PH steelmakers rail against China imports
Filipino steelmakers are complaining about the importation of Chinese steel products which they believe threaten to kill the local steelmaking industry.
In a letter to Trade and Industry Secretary Gregory Domingo, SteelAsia Manufacturing Corp. president Benjamin O. Yao said that imported steel products are subsidized by the Chinese government and are sold below the price of locally produced steel products to the detriment of the Filipino steelmakers.
Speaking on behalf of the local steelmaking industry, Yao sought the intervention of the government to prevent the collapse of the local steelmaking industry.
In his letter, Yao said the domestic steel industry is discouraged from establishing, expanding and modernizing its steelmaking capacity, because of the imports of Chinese government-subsidized steel products. These, in the end, would make the country fully dependent on imports, he pointed out.
Yao said that because of China’s massive installed steel manufacturing capacity, it can easily overwhelm the Philippine steel industry.
This, in turn, will make the booming real estate and construction sector fully dependent on China’s steel products—a prospect detrimental to the Philippine economy over the long term, Yao stressed.
“We seek intervention as government-subsidized steel products from the People’s Republic of China are being aggressively offered to the Philippines,” Yao said in his letter to Domingo, a copy of which was also sent to Board of Investments chief Undersecretary Adrian Cristobal Jr.
Yao said shipments of Chinese-subsidized products represent an unfair trade practice, pointing out that semi-finished long products called billets, alloyed with boron—which is an unnecessary element—allows the steel to be misclassified as finished products, hence qualifying them for Chinese government subsidies.
He added that billets are also being misdeclared as square bars, which are finished products, to make them qualify for Chinese government subsidies.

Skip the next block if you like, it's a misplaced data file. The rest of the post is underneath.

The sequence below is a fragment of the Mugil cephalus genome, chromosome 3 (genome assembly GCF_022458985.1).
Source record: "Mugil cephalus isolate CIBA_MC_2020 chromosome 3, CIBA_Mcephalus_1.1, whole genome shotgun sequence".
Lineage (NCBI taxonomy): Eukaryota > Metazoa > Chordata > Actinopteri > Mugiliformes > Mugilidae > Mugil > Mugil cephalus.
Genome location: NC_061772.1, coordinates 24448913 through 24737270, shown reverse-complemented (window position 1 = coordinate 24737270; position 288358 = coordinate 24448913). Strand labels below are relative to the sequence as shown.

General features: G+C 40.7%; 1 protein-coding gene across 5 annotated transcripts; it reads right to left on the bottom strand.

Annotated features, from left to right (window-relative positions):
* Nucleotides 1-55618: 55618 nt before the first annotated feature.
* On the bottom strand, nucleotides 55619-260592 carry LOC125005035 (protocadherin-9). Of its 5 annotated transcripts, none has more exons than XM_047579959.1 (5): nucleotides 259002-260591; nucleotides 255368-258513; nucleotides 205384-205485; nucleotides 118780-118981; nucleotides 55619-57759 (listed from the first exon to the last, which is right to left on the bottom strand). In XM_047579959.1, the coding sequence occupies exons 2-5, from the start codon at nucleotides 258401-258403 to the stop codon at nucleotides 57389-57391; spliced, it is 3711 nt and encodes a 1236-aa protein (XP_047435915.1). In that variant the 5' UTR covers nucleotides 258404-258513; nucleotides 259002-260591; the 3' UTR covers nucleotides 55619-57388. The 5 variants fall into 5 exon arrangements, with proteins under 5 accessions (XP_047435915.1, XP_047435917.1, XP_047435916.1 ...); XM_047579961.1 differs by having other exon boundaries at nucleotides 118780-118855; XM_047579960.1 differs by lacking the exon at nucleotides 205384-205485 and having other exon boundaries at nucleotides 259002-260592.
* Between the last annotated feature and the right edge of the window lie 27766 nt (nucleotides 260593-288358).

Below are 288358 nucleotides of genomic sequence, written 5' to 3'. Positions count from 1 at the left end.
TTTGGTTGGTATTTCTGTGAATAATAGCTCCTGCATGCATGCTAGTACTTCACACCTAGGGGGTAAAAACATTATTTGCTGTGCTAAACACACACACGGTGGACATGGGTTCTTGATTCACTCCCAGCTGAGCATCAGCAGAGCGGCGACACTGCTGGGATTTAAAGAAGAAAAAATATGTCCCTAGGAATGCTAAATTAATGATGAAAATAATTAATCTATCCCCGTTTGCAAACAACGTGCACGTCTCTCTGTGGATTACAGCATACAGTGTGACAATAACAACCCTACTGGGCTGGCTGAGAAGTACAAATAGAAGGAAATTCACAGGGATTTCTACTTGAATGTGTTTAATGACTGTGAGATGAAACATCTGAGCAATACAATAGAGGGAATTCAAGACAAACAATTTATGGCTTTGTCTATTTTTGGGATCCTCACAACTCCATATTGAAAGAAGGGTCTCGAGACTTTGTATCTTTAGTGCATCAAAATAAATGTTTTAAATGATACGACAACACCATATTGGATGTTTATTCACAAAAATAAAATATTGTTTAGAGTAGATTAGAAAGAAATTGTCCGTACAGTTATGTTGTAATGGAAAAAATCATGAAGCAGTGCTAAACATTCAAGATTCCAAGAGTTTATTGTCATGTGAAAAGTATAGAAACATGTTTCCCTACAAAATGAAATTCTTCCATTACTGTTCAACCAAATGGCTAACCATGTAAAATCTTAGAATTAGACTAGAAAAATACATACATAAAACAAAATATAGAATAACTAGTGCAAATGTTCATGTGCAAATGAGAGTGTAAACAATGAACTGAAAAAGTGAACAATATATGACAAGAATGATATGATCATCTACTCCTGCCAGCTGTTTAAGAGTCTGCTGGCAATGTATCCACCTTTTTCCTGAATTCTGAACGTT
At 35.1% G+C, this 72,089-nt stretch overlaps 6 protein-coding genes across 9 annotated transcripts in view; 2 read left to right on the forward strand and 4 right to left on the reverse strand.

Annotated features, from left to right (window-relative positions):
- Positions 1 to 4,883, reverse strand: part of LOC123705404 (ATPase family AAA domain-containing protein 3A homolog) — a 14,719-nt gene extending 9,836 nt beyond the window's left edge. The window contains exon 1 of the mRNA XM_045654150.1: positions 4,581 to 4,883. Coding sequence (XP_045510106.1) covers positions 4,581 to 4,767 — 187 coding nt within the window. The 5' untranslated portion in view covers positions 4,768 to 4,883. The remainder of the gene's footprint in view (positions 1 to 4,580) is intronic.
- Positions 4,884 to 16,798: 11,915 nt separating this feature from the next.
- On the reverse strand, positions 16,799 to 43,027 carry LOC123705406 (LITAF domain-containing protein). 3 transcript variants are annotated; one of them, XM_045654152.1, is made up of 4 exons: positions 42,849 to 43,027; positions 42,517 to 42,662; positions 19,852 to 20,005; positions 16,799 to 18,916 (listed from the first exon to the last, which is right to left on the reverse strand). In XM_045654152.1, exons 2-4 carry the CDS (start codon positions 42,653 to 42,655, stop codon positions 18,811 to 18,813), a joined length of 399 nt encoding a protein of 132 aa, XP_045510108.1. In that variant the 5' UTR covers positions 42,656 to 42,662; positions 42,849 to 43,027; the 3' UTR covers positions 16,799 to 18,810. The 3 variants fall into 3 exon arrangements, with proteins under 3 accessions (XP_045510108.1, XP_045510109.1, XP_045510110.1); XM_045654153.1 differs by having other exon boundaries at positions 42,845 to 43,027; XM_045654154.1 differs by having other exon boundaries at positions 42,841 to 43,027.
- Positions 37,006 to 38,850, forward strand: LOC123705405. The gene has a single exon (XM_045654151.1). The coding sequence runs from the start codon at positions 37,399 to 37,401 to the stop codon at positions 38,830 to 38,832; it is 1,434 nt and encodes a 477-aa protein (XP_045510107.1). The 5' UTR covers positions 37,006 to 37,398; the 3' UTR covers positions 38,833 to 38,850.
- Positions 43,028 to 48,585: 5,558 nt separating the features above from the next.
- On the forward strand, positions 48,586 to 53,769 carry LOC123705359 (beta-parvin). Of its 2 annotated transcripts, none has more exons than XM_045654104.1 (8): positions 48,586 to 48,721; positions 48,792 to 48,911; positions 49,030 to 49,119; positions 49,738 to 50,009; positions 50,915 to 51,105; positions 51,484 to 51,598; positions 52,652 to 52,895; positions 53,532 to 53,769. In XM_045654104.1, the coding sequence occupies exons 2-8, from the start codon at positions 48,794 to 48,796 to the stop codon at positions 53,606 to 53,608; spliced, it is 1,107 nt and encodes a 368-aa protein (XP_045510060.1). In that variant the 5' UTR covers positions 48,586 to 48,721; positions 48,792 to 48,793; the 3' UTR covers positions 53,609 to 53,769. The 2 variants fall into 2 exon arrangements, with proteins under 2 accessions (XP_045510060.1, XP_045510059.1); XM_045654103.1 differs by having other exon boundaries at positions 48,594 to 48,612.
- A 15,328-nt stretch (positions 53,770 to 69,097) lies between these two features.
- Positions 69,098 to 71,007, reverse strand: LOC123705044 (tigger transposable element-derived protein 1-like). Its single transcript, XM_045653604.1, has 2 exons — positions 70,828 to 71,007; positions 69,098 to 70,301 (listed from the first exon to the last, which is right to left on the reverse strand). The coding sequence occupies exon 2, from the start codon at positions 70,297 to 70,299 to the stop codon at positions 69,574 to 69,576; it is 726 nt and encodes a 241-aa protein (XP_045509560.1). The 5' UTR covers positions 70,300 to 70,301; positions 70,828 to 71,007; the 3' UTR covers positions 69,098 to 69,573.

Because of this, local steel manufacturers are now ordering Chinese billets instead of investing in world-class, cost-efficient technologies and facilities.
Other countries faced with the threat of Chinese-subsidized steel products have taken action to protect their local steelmaking industry, he said.
“All are fully aware of the havoc these products may wreak on their industries and economies,” he added.
“A deluge of subsidized products is not a distant prospect, but an imminent situation, that can have permanent detrimental effects on the Philippine steel industry and the economy as well,” Yao warned.
Billets, a steelmaking output, are input materials for finished long products including rebars, angle bars and other steel shapes, and wire among others.
In the Philippines, steelmaking involves the recycling of scrap, of which the country has a surplus, while excess products are exported.
The country has a steelmaking capacity of 1.4 million metric tons per year to feed a demand of 2.5 million metric tons per year that is growing rapidly, according to industry data.
The balance of billets are being imported, but excess scrap is exported— a costly exercise for the Philippines, but one that reflects the incongruities of the supply chain of the local steel industry, Yao pointed out.
Responding to the need, the local industry has been building capacity and modernizing its steelmaking capacity and taking advantage of the county’s scrap generation potential.
Apart from SteelAsia, other new production capacities have come on line, including that of steelmaker TKC. More expansions are being planned in anticipation of public-private partnership projects and further countrywide economic development, including SteelAsia’s state-of-the-art 1.2 million metric ton steelmaking facility in Bulacan, a $400-million project.
But the entry of the Chinese-subsidized steel products puts into serious question the feasibility of the SteelAsia’s project, as well as the continued viability of existing capacities, which is feared to result in a rapid regression of the steel industry into full import dependence.
China’s steelmaking capacity stands at 900 million metric tons a year, making it the world’s largest. Its capacity dwarfs that of the United States, which can produce 60 million metric tons per year.
For China to fully supply the Philippines’ billet requirements, it needs to dedicate only one-fourth of one percent of its manufacturing capacity to be misdeclared as square bars or boron-alloyed bars to get subsidy and ship the products here, local industry officials noted.